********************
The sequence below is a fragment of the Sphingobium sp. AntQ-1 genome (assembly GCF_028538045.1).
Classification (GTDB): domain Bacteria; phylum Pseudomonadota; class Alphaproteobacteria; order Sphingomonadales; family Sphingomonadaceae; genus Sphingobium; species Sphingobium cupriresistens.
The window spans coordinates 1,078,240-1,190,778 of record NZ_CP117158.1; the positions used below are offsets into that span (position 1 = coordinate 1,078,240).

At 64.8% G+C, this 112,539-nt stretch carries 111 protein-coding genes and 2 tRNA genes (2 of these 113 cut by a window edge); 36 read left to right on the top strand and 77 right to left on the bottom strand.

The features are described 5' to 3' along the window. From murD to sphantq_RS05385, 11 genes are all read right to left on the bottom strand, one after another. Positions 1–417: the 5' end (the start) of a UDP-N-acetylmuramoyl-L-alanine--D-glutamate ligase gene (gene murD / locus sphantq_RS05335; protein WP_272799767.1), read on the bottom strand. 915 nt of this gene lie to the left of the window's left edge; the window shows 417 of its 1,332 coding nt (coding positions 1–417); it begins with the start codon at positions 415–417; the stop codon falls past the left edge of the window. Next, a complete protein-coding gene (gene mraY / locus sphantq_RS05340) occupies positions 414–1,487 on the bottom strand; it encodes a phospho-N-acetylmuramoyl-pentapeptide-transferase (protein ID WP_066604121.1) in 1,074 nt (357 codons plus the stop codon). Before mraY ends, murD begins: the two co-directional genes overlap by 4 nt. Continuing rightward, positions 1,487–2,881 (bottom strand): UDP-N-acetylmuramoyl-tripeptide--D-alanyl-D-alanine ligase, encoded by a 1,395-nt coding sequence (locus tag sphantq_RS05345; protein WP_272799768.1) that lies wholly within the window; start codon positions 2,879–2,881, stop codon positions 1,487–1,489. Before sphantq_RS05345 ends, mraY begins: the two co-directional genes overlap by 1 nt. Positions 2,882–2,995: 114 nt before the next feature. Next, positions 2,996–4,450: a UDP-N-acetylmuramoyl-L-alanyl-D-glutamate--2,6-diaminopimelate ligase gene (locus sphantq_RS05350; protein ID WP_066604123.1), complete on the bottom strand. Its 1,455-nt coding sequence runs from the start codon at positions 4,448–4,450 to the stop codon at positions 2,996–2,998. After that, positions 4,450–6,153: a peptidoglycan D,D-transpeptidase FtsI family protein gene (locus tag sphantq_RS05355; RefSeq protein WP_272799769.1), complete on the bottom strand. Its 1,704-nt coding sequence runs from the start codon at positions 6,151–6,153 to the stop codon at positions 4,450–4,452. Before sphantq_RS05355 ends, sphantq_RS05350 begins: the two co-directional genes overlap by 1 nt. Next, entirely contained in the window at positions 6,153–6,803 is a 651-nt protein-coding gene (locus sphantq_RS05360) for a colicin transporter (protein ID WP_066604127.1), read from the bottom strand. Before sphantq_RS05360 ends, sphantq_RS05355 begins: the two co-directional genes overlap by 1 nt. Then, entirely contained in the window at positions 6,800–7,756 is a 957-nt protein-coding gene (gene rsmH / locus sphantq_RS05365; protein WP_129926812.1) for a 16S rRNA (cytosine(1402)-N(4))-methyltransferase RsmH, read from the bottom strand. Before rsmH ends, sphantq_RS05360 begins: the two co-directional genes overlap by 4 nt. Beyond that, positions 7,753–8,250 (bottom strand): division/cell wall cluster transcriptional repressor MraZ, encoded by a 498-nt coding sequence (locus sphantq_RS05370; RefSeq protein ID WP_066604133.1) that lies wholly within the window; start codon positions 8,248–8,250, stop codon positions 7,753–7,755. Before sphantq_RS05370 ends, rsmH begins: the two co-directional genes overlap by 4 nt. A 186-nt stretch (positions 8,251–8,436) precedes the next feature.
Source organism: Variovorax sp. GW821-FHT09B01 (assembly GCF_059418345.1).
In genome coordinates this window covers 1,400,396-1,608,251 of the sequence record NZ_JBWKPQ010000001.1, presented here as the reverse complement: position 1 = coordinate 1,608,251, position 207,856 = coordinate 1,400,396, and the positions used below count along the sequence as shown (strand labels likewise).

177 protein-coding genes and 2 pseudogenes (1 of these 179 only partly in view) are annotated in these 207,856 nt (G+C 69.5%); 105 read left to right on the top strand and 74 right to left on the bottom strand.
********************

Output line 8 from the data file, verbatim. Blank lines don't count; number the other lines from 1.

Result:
177 protein-coding genes and 2 pseudogenes (1 of these 179 only partly in view) are annotated in these 207,856 nt (G+C 69.5%); 105 read left to right on the top strand and 74 right to left on the bottom strand.